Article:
Truck Drivers

As Supply Chain Recovers From Pandemic, Texas Women Fill Labor Gaps in Trucking

"It's not just a career that men can do, it's for everybody."

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As the supply chain tries to recover from the pandemic, there's still a desperate need for truck drivers to get our food and other important goods where it needs to be.

In the past year, the United States has been about 80,000 truckers short. That number could double over the next several years.

But women are playing a huge role in filling the labor gap.

"It's not just a career that men can do, it's for everybody,” said Keosha Farris, one of several local women who have left their past careers to become a trucker. “Anybody can do it, you can do anything that you put your mind to."

It's a male-dominated industry that's slowly changing. Right now, women make up 10 percent of all drivers but that number is growing.

Farris is actually following in the footsteps of her mother, who also drives trucks.

“My mom was literally the start of everything. I've seen her drive trucks, she drove buses. She's my inspiration for everything,” she said.

Farris is now part of a four-week commercial driver's license program at Edge Tech Academy in Arlington.

She’s training behind the wheel of a big rig, learning defensive driving, size and weight laws, cargo handling, and safety regulations.

Her husband is joining her in this trucking journey as well.

“In order to do the schooling, there's no way we can work with the way our schedule is at work,” explained Farris. “Sometimes you have to be willing to step out on faith and just do things that are uncomfortable to get to a spot where you feel comfortable. So we decided to quit, and then enroll in applying.”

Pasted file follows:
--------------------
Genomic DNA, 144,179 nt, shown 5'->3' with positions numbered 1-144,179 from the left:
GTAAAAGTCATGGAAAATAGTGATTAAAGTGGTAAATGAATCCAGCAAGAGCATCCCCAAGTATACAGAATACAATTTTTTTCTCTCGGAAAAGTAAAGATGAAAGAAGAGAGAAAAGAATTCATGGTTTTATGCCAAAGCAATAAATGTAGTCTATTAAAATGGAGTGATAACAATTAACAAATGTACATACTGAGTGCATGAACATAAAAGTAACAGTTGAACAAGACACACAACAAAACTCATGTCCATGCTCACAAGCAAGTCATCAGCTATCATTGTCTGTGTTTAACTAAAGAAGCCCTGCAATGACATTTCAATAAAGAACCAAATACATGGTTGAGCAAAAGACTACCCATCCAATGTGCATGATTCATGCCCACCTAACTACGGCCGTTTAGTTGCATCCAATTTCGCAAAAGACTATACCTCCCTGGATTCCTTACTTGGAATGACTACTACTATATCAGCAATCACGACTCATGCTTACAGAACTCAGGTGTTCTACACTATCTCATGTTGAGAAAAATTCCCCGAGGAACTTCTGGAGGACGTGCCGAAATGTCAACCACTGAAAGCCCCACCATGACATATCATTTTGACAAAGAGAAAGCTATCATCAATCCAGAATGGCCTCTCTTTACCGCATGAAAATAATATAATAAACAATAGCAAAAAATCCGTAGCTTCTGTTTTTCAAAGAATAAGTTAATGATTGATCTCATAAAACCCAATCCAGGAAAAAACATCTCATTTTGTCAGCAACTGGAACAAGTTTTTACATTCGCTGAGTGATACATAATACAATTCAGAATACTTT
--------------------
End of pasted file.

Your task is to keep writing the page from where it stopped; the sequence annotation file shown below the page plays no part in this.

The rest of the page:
After just four weeks of training, the academy will help the duo get connected to the many companies that are hiring truck drivers.

As a team, they can make up to $90,000 each. Companies are offering these huge incentives, as well as big bonuses to get more drivers.

So the Farris' are working toward setting up a better future for their young son.

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"I can't wait to get on the road. And as he gets older, he'll be able to go on the road with us. And it'll just be an adventure for us all and then we get to set that foundation for him,” Farris said.

The increase in women joining the workforce could be spurred by a federal, bipartisan infrastructure law passed this year.

One of its goals includes creating pathways to recruit, retain and advance women to fill those labor gaps.

The American Trucking Association also launched the "Women in Motion" initiative over the summer to accelerate the rise of women throughout the industry. The Women in Trucking Association is a nonprofit working to diversify the workforce.

The school Farris is going to is noticing the trend.

"It's an industry that's still growing. We still need truckers. I say if it comes in on a plane or a boat, a truck is the last thing that touches that freight and gets it to the dock door – which then gets it to you. “So we need that gap filled,” said Lawrence Turner, lead instructor for the CDL program at Edge Tech Academy. “Female truckers are the new face of trucking. We love it.”

Industry leaders say women tend to pass the driving test at a higher rate than men. Statically, companies also save money on insurance with women drivers.

“There is a lot of need in this industry for drivers period. I think women coming into the workforce, it's going to offset that a whole lot,” added Turner. “It's going to allow the industry to increase in pick up of product and productivity of moving freight across the country. Of course, a lot of freight is local, but a whole lot more of it is over the road long miles. A lot of miles, a lot of hours. So we do need people in place to cover those.”

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